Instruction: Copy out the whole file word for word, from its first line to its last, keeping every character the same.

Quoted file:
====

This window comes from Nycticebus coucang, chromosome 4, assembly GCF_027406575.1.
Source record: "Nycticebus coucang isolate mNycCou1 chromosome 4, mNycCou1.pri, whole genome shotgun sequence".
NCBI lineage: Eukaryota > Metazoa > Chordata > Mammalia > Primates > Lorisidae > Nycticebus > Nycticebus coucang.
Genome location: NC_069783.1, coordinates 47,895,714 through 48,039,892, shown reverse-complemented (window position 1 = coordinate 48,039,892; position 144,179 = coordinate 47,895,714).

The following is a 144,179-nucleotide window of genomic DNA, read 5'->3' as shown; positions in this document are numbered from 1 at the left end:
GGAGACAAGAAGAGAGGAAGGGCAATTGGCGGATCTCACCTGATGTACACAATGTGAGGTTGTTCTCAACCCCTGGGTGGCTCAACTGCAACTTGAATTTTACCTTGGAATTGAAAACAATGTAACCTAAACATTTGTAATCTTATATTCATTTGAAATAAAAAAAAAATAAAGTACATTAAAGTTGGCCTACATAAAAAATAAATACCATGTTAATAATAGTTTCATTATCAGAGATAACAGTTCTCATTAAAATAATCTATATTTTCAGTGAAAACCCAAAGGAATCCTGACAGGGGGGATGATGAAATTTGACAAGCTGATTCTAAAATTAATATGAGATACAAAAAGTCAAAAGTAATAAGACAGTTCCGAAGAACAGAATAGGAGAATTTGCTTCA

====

This window comes from Nycticebus coucang, chromosome 4, assembly GCF_027406575.1.
Source record: "Nycticebus coucang isolate mNycCou1 chromosome 4, mNycCou1.pri, whole genome shotgun sequence".
NCBI lineage: Eukaryota > Metazoa > Chordata > Mammalia > Primates > Lorisidae > Nycticebus > Nycticebus coucang.
Genome location: NC_069783.1, coordinates 47,895,714 through 48,039,892, shown reverse-complemented (window position 1 = coordinate 48,039,892; position 144,179 = coordinate 47,895,714).

The following is a 144,179-nucleotide window of genomic DNA, read 5'->3' as shown; positions in this document are numbered from 1 at the left end:
GGAGACAAGAAGAGAGGAAGGGCAATTGGCGGATCTCACCTGATGTACACAATGTGAGGTTGTTCTCAACCCCTGGGTGGCTCAACTGCAACTTGAATTTTACCTTGGAATTGAAAACAATGTAACCTAAACATTTGTAATCTTATATTCATTTGAAATAAAAAAAAAATAAAGTACATTAAAGTTGGCCTACATAAAAAATAAATACCATGTTAATAATAGTTTCATTATCAGAGATAACAGTTCTCATTAAAATAATCTATATTTTCAGTGAAAACCCAAAGGAATCCTGACAGGGGGGATGATGAAATTTGACAAGCTGATTCTAAAATTAATATGAGATACAAAAAGTCAAAAGTAATAAGACAGTTCCGAAGAACAGAATAGGAGAATTTGCTTCA